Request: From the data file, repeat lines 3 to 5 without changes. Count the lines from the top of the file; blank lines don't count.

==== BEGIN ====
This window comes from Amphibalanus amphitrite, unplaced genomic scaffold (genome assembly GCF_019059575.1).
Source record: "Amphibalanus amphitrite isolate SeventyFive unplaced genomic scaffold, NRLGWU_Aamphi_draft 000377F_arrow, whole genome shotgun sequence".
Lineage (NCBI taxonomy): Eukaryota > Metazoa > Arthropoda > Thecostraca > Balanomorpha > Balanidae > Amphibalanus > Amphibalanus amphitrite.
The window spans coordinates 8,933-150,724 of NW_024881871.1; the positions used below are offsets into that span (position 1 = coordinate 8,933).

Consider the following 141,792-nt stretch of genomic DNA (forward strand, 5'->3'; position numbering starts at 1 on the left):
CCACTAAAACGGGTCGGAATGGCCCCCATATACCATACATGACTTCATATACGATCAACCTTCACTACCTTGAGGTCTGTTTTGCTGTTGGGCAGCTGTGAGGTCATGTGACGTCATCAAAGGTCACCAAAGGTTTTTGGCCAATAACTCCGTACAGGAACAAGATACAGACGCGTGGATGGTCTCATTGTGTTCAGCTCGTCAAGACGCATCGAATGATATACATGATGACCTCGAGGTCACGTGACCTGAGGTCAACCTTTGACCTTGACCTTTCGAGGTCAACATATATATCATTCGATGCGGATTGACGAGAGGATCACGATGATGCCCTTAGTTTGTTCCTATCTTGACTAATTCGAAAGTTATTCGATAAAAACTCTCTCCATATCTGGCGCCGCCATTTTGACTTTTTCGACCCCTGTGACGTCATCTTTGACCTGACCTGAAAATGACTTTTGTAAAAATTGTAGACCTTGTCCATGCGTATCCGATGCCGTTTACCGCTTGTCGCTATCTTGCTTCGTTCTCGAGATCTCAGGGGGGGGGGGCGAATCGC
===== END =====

Lineage (NCBI taxonomy): Eukaryota > Metazoa > Arthropoda > Thecostraca > Balanomorpha > Balanidae > Amphibalanus > Amphibalanus amphitrite.
The window spans coordinates 8,933-150,724 of NW_024881871.1; the positions used below are offsets into that span (position 1 = coordinate 8,933).

Consider the following 141,792-nt stretch of genomic DNA (forward strand, 5'->3'; position numbering starts at 1 on the left):